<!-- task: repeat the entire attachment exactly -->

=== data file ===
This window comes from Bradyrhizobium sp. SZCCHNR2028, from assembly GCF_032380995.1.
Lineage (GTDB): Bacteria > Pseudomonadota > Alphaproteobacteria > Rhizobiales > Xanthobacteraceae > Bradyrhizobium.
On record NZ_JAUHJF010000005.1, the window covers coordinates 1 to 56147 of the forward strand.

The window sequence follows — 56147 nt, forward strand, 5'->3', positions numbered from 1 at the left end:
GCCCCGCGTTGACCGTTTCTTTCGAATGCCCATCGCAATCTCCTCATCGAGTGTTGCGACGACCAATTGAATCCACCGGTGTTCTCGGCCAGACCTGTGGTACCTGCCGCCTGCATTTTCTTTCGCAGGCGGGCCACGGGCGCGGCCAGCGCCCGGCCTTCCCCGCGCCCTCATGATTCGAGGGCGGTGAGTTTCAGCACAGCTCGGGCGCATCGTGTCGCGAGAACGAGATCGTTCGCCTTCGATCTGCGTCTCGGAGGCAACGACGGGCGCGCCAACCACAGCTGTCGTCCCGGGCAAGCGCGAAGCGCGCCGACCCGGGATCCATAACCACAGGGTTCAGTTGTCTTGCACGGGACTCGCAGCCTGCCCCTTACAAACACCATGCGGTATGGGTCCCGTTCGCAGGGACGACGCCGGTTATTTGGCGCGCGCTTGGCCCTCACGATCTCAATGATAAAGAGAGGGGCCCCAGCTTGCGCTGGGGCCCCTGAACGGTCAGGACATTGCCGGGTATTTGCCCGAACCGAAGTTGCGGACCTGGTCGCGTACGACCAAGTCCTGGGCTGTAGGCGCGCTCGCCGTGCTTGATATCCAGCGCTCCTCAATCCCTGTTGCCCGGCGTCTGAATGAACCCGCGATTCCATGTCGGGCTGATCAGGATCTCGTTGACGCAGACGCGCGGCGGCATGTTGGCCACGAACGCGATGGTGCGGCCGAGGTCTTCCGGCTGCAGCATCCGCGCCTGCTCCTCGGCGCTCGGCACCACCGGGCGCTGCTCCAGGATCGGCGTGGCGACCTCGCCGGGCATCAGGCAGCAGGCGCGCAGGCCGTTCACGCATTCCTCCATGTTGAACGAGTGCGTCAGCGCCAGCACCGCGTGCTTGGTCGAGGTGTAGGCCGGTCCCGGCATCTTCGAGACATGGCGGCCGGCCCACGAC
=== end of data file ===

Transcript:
This window comes from Bradyrhizobium sp. SZCCHNR2028, from assembly GCF_032380995.1.
Lineage (GTDB): Bacteria > Pseudomonadota > Alphaproteobacteria > Rhizobiales > Xanthobacteraceae > Bradyrhizobium.
On record NZ_JAUHJF010000005.1, the window covers coordinates 1 to 56147 of the forward strand.

The window sequence follows — 56147 nt, forward strand, 5'->3', positions numbered from 1 at the left end:
GCCCCGCGTTGACCGTTTCTTTCGAATGCCCATCGCAATCTCCTCATCGAGTGTTGCGACGACCAATTGAATCCACCGGTGTTCTCGGCCAGACCTGTGGTACCTGCCGCCTGCATTTTCTTTCGCAGGCGGGCCACGGGCGCGGCCAGCGCCCGGCCTTCCCCGCGCCCTCATGATTCGAGGGCGGTGAGTTTCAGCACAGCTCGGGCGCATCGTGTCGCGAGAACGAGATCGTTCGCCTTCGATCTGCGTCTCGGAGGCAACGACGGGCGCGCCAACCACAGCTGTCGTCCCGGGCAAGCGCGAAGCGCGCCGACCCGGGATCCATAACCACAGGGTTCAGTTGTCTTGCACGGGACTCGCAGCCTGCCCCTTACAAACACCATGCGGTATGGGTCCCGTTCGCAGGGACGACGCCGGTTATTTGGCGCGCGCTTGGCCCTCACGATCTCAATGATAAAGAGAGGGGCCCCAGCTTGCGCTGGGGCCCCTGAACGGTCAGGACATTGCCGGGTATTTGCCCGAACCGAAGTTGCGGACCTGGTCGCGTACGACCAAGTCCTGGGCTGTAGGCGCGCTCGCCGTGCTTGATATCCAGCGCTCCTCAATCCCTGTTGCCCGGCGTCTGAATGAACCCGCGATTCCATGTCGGGCTGATCAGGATCTCGTTGACGCAGACGCGCGGCGGCATGTTGGCCACGAACGCGATGGTGCGGCCGAGGTCTTCCGGCTGCAGCATCCGCGCCTGCTCCTCGGCGCTCGGCACCACCGGGCGCTGCTCCAGGATCGGCGTGGCGACCTCGCCGGGCATCAGGCAGCAGGCGCGCAGGCCGTTCACGCATTCCTCCATGTTGAACGAGTGCGTCAGCGCCAGCACCGCGTGCTTGGTCGAGGTGTAGGCCGGTCCCGGCATCTTCGAGACATGGCGGCCGGCCCACGAC